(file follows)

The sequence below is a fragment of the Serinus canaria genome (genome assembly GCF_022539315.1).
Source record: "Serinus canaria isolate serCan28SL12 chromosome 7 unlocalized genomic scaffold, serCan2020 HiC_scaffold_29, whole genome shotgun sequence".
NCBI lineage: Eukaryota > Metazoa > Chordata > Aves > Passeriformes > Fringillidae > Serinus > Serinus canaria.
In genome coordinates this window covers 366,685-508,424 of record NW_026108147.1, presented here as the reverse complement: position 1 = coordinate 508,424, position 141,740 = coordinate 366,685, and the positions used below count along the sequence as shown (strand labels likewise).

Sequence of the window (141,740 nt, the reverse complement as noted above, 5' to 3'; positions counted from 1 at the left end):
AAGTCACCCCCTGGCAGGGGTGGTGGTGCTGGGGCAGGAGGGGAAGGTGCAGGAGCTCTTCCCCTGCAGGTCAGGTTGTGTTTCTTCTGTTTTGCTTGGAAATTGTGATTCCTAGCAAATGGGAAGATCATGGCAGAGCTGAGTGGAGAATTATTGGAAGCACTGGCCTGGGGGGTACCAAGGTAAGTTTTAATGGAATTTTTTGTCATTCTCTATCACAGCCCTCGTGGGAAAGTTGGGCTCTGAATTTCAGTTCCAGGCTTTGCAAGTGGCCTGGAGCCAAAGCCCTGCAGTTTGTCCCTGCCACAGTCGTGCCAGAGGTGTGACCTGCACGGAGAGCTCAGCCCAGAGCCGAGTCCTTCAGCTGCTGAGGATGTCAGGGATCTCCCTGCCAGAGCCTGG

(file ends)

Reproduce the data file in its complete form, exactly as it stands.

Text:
The sequence below is a fragment of the Serinus canaria genome (genome assembly GCF_022539315.1).
Source record: "Serinus canaria isolate serCan28SL12 chromosome 7 unlocalized genomic scaffold, serCan2020 HiC_scaffold_29, whole genome shotgun sequence".
NCBI lineage: Eukaryota > Metazoa > Chordata > Aves > Passeriformes > Fringillidae > Serinus > Serinus canaria.
In genome coordinates this window covers 366,685-508,424 of record NW_026108147.1, presented here as the reverse complement: position 1 = coordinate 508,424, position 141,740 = coordinate 366,685, and the positions used below count along the sequence as shown (strand labels likewise).

Sequence of the window (141,740 nt, the reverse complement as noted above, 5' to 3'; positions counted from 1 at the left end):
AAGTCACCCCCTGGCAGGGGTGGTGGTGCTGGGGCAGGAGGGGAAGGTGCAGGAGCTCTTCCCCTGCAGGTCAGGTTGTGTTTCTTCTGTTTTGCTTGGAAATTGTGATTCCTAGCAAATGGGAAGATCATGGCAGAGCTGAGTGGAGAATTATTGGAAGCACTGGCCTGGGGGGTACCAAGGTAAGTTTTAATGGAATTTTTTGTCATTCTCTATCACAGCCCTCGTGGGAAAGTTGGGCTCTGAATTTCAGTTCCAGGCTTTGCAAGTGGCCTGGAGCCAAAGCCCTGCAGTTTGTCCCTGCCACAGTCGTGCCAGAGGTGTGACCTGCACGGAGAGCTCAGCCCAGAGCCGAGTCCTTCAGCTGCTGAGGATGTCAGGGATCTCCCTGCCAGAGCCTGG